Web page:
In his classic 1973 book The Imperial Presidency, historian Arthur Schlesinger Jr. warned that the American political system was threatened by “a conception of presidential power so spacious and peremptory as to imply a radical transformation of the traditional polity.” America's rise to global dominance and Cold War leadership, Schlesinger explained, had dangerously concentrated power in the presidency, transforming the Framers' energetic but constitutionally constrained chief executive into a sort of elected emperor with virtually unchecked authority in the international arena.
Demand for alternatives to state-run schools has swelled over the past decade, as witnessed by rising poll numbers favoring increased choice and by the creation of new charter schools, voucher programs, education tax credits, homeschools, and private scholarship funds. Despite mounting demand, however, such alternatives reach relatively few students. Charters and vouchers, for instance, serve only 2 percent of school children nationwide.
In 1996 the U.S. Congress passed and the president signed the Nunn-Lugar-Domenici Act on domestic preparedness for terrorism using weapons of mass destruction. That law directs various departments and agencies of the federal government to make available to state and local governments training and equipment to respond to acts of terrorism involving the use of radiological, biological, and chemical weapons. The program—costing tens of billions of dollars per year—seeks to train local law enforcement, fire, medical, and other emergency response personnel to deal with such an attack against the American public.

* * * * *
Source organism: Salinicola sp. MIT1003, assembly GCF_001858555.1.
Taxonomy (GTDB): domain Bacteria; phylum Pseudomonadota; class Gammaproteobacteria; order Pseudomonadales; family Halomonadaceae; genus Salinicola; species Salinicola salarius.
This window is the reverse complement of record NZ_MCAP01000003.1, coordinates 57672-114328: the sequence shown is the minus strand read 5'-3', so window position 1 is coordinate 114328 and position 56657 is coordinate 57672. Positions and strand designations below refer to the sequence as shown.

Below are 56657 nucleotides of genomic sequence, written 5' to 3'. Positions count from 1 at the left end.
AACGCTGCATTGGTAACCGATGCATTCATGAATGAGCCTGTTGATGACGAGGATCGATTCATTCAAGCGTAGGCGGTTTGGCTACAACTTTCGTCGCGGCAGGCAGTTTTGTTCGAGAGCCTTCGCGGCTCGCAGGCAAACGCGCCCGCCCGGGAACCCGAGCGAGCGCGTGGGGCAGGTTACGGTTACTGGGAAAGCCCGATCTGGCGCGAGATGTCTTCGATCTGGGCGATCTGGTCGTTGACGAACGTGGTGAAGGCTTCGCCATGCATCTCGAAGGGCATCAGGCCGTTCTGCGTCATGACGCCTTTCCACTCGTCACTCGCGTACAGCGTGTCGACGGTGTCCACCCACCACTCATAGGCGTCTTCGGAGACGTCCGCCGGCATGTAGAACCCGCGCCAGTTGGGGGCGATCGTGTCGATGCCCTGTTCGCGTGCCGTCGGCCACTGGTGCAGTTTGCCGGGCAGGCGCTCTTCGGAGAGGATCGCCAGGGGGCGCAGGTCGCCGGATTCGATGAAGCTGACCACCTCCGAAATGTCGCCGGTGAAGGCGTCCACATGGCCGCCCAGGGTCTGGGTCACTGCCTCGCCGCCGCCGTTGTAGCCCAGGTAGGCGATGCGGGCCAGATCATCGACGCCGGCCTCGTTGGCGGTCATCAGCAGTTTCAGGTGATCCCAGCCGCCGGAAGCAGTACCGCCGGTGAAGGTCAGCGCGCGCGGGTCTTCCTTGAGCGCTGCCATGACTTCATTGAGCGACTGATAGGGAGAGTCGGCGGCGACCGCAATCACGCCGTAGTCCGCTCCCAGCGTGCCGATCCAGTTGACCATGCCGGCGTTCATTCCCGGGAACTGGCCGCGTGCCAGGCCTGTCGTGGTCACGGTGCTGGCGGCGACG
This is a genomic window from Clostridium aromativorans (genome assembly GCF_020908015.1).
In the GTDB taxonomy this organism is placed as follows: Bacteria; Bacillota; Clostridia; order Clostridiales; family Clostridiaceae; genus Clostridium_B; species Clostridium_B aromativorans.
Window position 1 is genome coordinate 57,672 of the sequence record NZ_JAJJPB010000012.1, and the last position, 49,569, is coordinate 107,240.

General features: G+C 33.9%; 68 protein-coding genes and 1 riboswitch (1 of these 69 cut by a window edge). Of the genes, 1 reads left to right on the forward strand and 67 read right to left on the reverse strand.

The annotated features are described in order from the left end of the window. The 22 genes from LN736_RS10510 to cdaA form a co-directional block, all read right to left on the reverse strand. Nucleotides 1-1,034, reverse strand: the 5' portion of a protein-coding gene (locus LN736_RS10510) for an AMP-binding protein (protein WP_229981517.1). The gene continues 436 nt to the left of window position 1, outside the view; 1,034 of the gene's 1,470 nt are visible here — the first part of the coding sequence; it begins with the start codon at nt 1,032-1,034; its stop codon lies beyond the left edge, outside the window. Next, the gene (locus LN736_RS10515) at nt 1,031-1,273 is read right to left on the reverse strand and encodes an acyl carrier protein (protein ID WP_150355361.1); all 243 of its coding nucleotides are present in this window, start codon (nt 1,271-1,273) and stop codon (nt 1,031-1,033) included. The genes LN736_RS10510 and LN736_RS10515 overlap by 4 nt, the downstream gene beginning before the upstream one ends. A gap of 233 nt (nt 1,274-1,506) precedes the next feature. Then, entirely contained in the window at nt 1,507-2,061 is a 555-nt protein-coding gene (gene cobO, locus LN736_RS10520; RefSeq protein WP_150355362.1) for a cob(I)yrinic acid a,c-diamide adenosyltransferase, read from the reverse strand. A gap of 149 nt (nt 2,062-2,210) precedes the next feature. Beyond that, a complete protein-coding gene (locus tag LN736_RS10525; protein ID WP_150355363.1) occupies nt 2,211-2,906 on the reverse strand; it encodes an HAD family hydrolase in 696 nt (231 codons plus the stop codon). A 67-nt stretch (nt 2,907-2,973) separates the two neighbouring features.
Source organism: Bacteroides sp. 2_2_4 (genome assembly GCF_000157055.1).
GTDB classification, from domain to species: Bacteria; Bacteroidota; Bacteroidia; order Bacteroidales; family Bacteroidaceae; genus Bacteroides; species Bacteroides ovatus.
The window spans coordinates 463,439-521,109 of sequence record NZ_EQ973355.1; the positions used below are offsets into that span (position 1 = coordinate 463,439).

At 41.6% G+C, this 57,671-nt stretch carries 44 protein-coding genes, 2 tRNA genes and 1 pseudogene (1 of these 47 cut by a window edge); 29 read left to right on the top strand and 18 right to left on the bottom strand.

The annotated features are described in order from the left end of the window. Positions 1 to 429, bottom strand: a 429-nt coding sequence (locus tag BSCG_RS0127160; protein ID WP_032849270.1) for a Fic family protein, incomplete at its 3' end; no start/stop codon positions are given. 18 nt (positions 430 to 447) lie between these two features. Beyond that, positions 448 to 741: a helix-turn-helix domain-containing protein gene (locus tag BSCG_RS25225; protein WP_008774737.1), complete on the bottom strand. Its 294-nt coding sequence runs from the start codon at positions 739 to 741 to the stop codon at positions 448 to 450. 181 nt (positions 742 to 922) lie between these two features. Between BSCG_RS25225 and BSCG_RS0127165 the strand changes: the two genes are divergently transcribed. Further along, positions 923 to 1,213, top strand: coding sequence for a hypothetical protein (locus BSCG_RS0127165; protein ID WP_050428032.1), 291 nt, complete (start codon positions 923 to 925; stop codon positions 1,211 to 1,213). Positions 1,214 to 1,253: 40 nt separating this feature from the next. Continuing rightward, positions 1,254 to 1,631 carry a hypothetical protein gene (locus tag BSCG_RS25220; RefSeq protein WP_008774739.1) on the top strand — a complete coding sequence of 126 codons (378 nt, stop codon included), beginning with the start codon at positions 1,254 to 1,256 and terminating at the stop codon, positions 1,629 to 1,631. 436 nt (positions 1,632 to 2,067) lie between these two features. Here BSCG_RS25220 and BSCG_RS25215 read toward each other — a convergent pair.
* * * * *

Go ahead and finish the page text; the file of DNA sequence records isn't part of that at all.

Education companies, or “edupreneurs,” are entering the education marketplace in droves with creative, cost efficient products and services for students of all ages. This rapidly expanding industry, which constitutes approximately 10 percent of the $740 billion education market, demonstrates that private enterprises, even when competing against a monopolistic system, can deliver a wide range of affordable high-quality educational services. This study provides a glimpse of the products, services, and innovations that a fully competitive marketplace could generate if the government's stranglehold on education were loosened.
Judge Thomas Penfield Jackson's final judgment in the Microsoft case indicates that he has fallen hook, line, and sinker for the government's flawed arguments. But the U.S. Court of Appeals for the District of Columbia Circuit is unlikely to be so accommodating. The Justice Department's case will crumble as a result of procedural errors, flawed fact-finding, wrongheaded legal conclusions, and Jackson's preposterous plan to break up the software company most directly responsible for America's high-tech revolution.
Government, Industrial Policy, and Science and Technology